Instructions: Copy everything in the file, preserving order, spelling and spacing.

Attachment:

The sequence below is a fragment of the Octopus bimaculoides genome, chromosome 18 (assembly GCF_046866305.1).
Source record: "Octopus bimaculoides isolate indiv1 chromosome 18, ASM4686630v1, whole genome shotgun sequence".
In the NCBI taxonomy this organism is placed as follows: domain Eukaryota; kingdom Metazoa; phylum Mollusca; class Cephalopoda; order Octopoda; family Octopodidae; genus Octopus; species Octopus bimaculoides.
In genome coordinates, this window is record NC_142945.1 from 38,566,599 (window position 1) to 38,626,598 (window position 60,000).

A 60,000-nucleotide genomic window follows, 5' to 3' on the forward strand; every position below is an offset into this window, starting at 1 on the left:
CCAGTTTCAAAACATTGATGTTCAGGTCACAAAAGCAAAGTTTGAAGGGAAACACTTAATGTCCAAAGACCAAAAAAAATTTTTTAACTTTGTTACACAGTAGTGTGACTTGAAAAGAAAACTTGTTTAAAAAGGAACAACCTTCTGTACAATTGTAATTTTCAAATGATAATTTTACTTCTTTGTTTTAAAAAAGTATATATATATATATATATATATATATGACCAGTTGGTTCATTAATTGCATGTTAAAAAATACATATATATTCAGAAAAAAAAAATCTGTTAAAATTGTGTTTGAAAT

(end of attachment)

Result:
The sequence below is a fragment of the Octopus bimaculoides genome, chromosome 18 (assembly GCF_046866305.1).
Source record: "Octopus bimaculoides isolate indiv1 chromosome 18, ASM4686630v1, whole genome shotgun sequence".
In the NCBI taxonomy this organism is placed as follows: domain Eukaryota; kingdom Metazoa; phylum Mollusca; class Cephalopoda; order Octopoda; family Octopodidae; genus Octopus; species Octopus bimaculoides.
In genome coordinates, this window is record NC_142945.1 from 38,566,599 (window position 1) to 38,626,598 (window position 60,000).

A 60,000-nucleotide genomic window follows, 5' to 3' on the forward strand; every position below is an offset into this window, starting at 1 on the left:
CCAGTTTCAAAACATTGATGTTCAGGTCACAAAAGCAAAGTTTGAAGGGAAACACTTAATGTCCAAAGACCAAAAAAAATTTTTTAACTTTGTTACACAGTAGTGTGACTTGAAAAGAAAACTTGTTTAAAAAGGAACAACCTTCTGTACAATTGTAATTTTCAAATGATAATTTTACTTCTTTGTTTTAAAAAAGTATATATATATATATATATATATATATGACCAGTTGGTTCATTAATTGCATGTTAAAAAATACATATATATTCAGAAAAAAAAAATCTGTTAAAATTGTGTTTGAAAT